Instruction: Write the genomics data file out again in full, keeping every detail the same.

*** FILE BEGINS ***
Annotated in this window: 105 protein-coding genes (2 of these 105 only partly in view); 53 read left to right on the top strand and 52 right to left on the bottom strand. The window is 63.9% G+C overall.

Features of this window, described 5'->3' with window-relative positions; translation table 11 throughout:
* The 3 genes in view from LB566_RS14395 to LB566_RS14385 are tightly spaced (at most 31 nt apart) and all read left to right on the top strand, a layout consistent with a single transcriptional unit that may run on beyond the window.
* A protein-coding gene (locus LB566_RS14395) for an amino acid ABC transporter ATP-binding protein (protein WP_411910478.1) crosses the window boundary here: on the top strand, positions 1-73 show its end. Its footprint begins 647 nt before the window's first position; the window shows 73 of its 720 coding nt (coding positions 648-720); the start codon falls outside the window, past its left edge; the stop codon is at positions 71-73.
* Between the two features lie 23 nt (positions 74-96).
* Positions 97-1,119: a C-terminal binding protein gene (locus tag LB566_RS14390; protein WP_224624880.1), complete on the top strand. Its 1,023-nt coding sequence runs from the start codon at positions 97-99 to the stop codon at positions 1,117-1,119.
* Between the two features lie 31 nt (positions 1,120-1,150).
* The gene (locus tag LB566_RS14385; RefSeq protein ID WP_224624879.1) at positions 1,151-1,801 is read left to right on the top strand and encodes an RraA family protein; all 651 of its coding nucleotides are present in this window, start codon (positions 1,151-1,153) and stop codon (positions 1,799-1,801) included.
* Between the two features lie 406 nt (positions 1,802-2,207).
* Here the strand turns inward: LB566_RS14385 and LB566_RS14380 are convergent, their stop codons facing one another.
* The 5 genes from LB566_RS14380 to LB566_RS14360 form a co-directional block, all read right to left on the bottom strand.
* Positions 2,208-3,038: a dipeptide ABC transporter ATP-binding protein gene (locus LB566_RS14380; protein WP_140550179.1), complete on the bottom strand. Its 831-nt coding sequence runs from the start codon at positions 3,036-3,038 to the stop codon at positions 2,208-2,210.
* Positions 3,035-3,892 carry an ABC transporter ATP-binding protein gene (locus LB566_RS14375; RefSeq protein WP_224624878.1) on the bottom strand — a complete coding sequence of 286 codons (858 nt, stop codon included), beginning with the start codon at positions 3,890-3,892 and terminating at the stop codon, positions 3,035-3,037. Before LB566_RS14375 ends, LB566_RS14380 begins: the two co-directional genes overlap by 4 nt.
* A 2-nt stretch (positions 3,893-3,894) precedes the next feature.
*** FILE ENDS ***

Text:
Annotated in this window: 105 protein-coding genes (2 of these 105 only partly in view); 53 read left to right on the top strand and 52 right to left on the bottom strand. The window is 63.9% G+C overall.

Features of this window, described 5'->3' with window-relative positions; translation table 11 throughout:
* The 3 genes in view from LB566_RS14395 to LB566_RS14385 are tightly spaced (at most 31 nt apart) and all read left to right on the top strand, a layout consistent with a single transcriptional unit that may run on beyond the window.
* A protein-coding gene (locus LB566_RS14395) for an amino acid ABC transporter ATP-binding protein (protein WP_411910478.1) crosses the window boundary here: on the top strand, positions 1-73 show its end. Its footprint begins 647 nt before the window's first position; the window shows 73 of its 720 coding nt (coding positions 648-720); the start codon falls outside the window, past its left edge; the stop codon is at positions 71-73.
* Between the two features lie 23 nt (positions 74-96).
* Positions 97-1,119: a C-terminal binding protein gene (locus tag LB566_RS14390; protein WP_224624880.1), complete on the top strand. Its 1,023-nt coding sequence runs from the start codon at positions 97-99 to the stop codon at positions 1,117-1,119.
* Between the two features lie 31 nt (positions 1,120-1,150).
* The gene (locus tag LB566_RS14385; RefSeq protein ID WP_224624879.1) at positions 1,151-1,801 is read left to right on the top strand and encodes an RraA family protein; all 651 of its coding nucleotides are present in this window, start codon (positions 1,151-1,153) and stop codon (positions 1,799-1,801) included.
* Between the two features lie 406 nt (positions 1,802-2,207).
* Here the strand turns inward: LB566_RS14385 and LB566_RS14380 are convergent, their stop codons facing one another.
* The 5 genes from LB566_RS14380 to LB566_RS14360 form a co-directional block, all read right to left on the bottom strand.
* Positions 2,208-3,038: a dipeptide ABC transporter ATP-binding protein gene (locus LB566_RS14380; protein WP_140550179.1), complete on the bottom strand. Its 831-nt coding sequence runs from the start codon at positions 3,036-3,038 to the stop codon at positions 2,208-2,210.
* Positions 3,035-3,892 carry an ABC transporter ATP-binding protein gene (locus LB566_RS14375; RefSeq protein WP_224624878.1) on the bottom strand — a complete coding sequence of 286 codons (858 nt, stop codon included), beginning with the start codon at positions 3,890-3,892 and terminating at the stop codon, positions 3,035-3,037. Before LB566_RS14375 ends, LB566_RS14380 begins: the two co-directional genes overlap by 4 nt.
* A 2-nt stretch (positions 3,893-3,894) precedes the next feature.